The Norfolk Island expedition

The Australian Museum, known for its exciting scientific expeditions to places like Lord Howe Island, Balls Pyramid and the Solomon Islands, will conduct scientific research on Norfolk Island for its 2022-2024 expedition. Norfolk Island has a diverse environment and notable historic sites offering a unique heritage seldom found elsewhere around the world.

The Australian Museum and its collaborators will be travelling to Norfolk Island to undertake multiple phases of research over the next two years. This expedition is a broad-scale, multi-pronged collaborative program of biodiversity surveys and archaeological fieldwork.

The expedition will take place over two phases:

  • 2022: Phase 1: Terrestrial biodiversity survey and archaeological excavations.
  • 2024: Phase 2: Marine biodiversity survey.

Phase 1: October-November 2022

In collaboration with the Norfolk Island community, Parks Australia, the Australian Institute of Botanical Science and the Auckland War Memorial Museum, Australian Museum scientists have conducted biodiversity surveys of native and introduced fauna and flora, adding to the existing scientific knowledge of the biodiversity of the Island and inform management practices.

A program of archaeological fieldwork, including excavation, was conducted by University of Sydney Masters student Nicola Jorgensen and Australian Museum scientist Dr Amy Way in collaboration with the Norfolk Island community. This excavation has furthered our understanding of pre-European, Polynesian settlement on Norfolk Island and explored the nature and extent of this occupation through the objects they left behind.

Norfolk Island video overview

Cinematographer Tom Bannigan accompanied the team in 2022 producing two short videos of the expedition.

Phillip Island video overview

Cinematographer Tom Bannigan produced this video focusing on a smaller venture to Phillip Island.

3D Scans

During the 2022 Norfolk Island expedition, two Polynesian-style stone adzes, made of basalt, were excavated during an archaeological excavation. The excavation confirmed this was an adze-making site, making this the second investigated Polynesian site on Norfolk Island. Each adze was at a different stage of manufacture.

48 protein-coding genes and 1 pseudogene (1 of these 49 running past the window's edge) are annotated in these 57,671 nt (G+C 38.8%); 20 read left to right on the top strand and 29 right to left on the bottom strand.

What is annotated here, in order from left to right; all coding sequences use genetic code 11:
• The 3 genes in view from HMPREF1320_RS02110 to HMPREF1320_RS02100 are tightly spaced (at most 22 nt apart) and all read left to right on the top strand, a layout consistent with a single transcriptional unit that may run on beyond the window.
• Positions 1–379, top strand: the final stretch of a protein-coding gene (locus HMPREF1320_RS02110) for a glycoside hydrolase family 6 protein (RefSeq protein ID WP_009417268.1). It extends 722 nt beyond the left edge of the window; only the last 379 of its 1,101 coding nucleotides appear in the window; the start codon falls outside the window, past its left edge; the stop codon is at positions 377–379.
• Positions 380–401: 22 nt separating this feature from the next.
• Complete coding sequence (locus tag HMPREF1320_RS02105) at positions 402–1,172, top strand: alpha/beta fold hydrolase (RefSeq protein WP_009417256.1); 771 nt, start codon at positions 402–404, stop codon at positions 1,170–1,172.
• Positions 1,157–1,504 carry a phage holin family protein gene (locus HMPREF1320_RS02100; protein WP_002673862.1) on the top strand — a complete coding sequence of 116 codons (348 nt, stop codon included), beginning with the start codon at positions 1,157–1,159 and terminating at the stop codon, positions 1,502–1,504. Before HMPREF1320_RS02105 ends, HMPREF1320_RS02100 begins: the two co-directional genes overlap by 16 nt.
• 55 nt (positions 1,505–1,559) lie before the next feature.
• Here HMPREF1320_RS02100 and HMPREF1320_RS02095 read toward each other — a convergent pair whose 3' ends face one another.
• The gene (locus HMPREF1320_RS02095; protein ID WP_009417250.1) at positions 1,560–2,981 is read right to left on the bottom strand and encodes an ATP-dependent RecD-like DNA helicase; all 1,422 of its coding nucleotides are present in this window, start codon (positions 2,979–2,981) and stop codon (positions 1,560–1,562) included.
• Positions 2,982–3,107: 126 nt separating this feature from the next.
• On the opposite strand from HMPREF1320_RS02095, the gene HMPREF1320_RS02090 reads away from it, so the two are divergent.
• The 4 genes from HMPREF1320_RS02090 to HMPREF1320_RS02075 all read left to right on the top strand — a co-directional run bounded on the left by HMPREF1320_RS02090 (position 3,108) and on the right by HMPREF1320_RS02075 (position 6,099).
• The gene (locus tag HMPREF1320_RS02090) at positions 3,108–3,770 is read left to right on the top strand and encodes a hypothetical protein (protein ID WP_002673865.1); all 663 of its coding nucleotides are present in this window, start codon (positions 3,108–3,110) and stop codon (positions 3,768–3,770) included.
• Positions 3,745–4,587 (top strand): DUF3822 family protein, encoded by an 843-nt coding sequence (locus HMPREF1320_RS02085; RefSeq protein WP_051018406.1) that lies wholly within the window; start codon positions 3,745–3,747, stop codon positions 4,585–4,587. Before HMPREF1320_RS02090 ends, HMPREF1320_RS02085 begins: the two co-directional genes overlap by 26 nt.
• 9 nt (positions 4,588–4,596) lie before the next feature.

During the expedition, Meagan Warwick and Charlie Kingsford scanned the adzes. As part of the community engagement program, we welcomed locals to experience 3D scanning each afternoon in the lab and during the community day which was held at the end of the expedition week. This technology inspired locals of all ages to learn how the AM-technology works. Back at the Museum, our team have put this data together to create these 3D models. Please explore further below:

Related stories

More information:

  • Sydney Morning Herald (2022). ‘Not a scrap of vegetation’: The decades-long fight to bring Phillip Island back from the brink.
  • Sydney Morning Herald (2022). A sick turtle and a forgotten reef: The story that has become a social media sensation.
  • Sydney Morning Herald (2022). Norfolk Island find solves part of Pacific’s most enduring mystery.
  • Australian Geographic (2022). Ancient stone tools uncovered on Norfolk Island by Australian archaeologists will rewrite history.

Do you have any feedback about the Norfolk Island expedition? Please contact AMRI using the form below.